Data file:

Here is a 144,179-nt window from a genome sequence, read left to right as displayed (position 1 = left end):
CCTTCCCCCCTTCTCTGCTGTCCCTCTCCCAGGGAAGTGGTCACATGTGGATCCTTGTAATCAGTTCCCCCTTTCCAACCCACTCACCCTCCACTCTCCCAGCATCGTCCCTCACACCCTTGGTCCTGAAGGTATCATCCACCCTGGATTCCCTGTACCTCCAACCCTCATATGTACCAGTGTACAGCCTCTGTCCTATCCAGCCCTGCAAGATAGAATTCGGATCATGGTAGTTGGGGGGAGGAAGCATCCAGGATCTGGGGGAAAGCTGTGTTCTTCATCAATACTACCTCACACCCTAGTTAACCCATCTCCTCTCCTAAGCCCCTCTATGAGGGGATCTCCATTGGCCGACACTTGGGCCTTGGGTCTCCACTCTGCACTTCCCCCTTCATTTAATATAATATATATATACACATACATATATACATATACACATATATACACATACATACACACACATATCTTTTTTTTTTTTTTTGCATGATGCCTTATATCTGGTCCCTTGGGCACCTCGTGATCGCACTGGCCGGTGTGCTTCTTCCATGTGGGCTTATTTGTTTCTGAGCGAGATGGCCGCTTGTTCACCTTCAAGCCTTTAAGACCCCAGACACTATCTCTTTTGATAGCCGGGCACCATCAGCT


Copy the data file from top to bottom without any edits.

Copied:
Here is a 144,179-nt window from a genome sequence, read left to right as displayed (position 1 = left end):
CCTTCCCCCCTTCTCTGCTGTCCCTCTCCCAGGGAAGTGGTCACATGTGGATCCTTGTAATCAGTTCCCCCTTTCCAACCCACTCACCCTCCACTCTCCCAGCATCGTCCCTCACACCCTTGGTCCTGAAGGTATCATCCACCCTGGATTCCCTGTACCTCCAACCCTCATATGTACCAGTGTACAGCCTCTGTCCTATCCAGCCCTGCAAGATAGAATTCGGATCATGGTAGTTGGGGGGAGGAAGCATCCAGGATCTGGGGGAAAGCTGTGTTCTTCATCAATACTACCTCACACCCTAGTTAACCCATCTCCTCTCCTAAGCCCCTCTATGAGGGGATCTCCATTGGCCGACACTTGGGCCTTGGGTCTCCACTCTGCACTTCCCCCTTCATTTAATATAATATATATATACACATACATATATACATATACACATATATACACATACATACACACACATATCTTTTTTTTTTTTTTTGCATGATGCCTTATATCTGGTCCCTTGGGCACCTCGTGATCGCACTGGCCGGTGTGCTTCTTCCATGTGGGCTTATTTGTTTCTGAGCGAGATGGCCGCTTGTTCACCTTCAAGCCTTTAAGACCCCAGACACTATCTCTTTTGATAGCCGGGCACCATCAGCT